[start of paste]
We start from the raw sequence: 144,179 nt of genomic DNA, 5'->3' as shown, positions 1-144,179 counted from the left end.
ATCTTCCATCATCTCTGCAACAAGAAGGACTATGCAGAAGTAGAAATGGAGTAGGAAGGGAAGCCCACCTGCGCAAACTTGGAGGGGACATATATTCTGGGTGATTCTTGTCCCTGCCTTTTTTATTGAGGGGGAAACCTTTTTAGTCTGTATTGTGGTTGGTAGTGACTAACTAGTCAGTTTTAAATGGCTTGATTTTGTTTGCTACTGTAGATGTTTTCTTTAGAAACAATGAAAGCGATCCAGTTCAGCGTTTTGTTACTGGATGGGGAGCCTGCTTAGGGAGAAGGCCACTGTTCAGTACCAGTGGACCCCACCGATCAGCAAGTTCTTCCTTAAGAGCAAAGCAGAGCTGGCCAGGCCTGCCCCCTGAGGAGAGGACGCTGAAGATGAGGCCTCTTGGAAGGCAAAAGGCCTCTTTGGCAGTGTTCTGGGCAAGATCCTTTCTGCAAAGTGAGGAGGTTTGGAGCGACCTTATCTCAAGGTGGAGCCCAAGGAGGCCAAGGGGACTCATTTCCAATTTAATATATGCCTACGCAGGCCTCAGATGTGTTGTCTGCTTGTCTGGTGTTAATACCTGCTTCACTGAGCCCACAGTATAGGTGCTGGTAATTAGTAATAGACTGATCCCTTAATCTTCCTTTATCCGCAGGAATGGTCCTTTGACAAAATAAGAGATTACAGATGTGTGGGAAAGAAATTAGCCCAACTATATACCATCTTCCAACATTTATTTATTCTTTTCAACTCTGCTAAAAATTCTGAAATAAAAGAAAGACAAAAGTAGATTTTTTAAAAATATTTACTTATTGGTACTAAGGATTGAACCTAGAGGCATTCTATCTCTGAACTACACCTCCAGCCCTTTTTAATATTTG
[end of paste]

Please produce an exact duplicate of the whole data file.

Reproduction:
We start from the raw sequence: 144,179 nt of genomic DNA, 5'->3' as shown, positions 1-144,179 counted from the left end.
ATCTTCCATCATCTCTGCAACAAGAAGGACTATGCAGAAGTAGAAATGGAGTAGGAAGGGAAGCCCACCTGCGCAAACTTGGAGGGGACATATATTCTGGGTGATTCTTGTCCCTGCCTTTTTTATTGAGGGGGAAACCTTTTTAGTCTGTATTGTGGTTGGTAGTGACTAACTAGTCAGTTTTAAATGGCTTGATTTTGTTTGCTACTGTAGATGTTTTCTTTAGAAACAATGAAAGCGATCCAGTTCAGCGTTTTGTTACTGGATGGGGAGCCTGCTTAGGGAGAAGGCCACTGTTCAGTACCAGTGGACCCCACCGATCAGCAAGTTCTTCCTTAAGAGCAAAGCAGAGCTGGCCAGGCCTGCCCCCTGAGGAGAGGACGCTGAAGATGAGGCCTCTTGGAAGGCAAAAGGCCTCTTTGGCAGTGTTCTGGGCAAGATCCTTTCTGCAAAGTGAGGAGGTTTGGAGCGACCTTATCTCAAGGTGGAGCCCAAGGAGGCCAAGGGGACTCATTTCCAATTTAATATATGCCTACGCAGGCCTCAGATGTGTTGTCTGCTTGTCTGGTGTTAATACCTGCTTCACTGAGCCCACAGTATAGGTGCTGGTAATTAGTAATAGACTGATCCCTTAATCTTCCTTTATCCGCAGGAATGGTCCTTTGACAAAATAAGAGATTACAGATGTGTGGGAAAGAAATTAGCCCAACTATATACCATCTTCCAACATTTATTTATTCTTTTCAACTCTGCTAAAAATTCTGAAATAAAAGAAAGACAAAAGTAGATTTTTTAAAAATATTTACTTATTGGTACTAAGGATTGAACCTAGAGGCATTCTATCTCTGAACTACACCTCCAGCCCTTTTTAATATTTG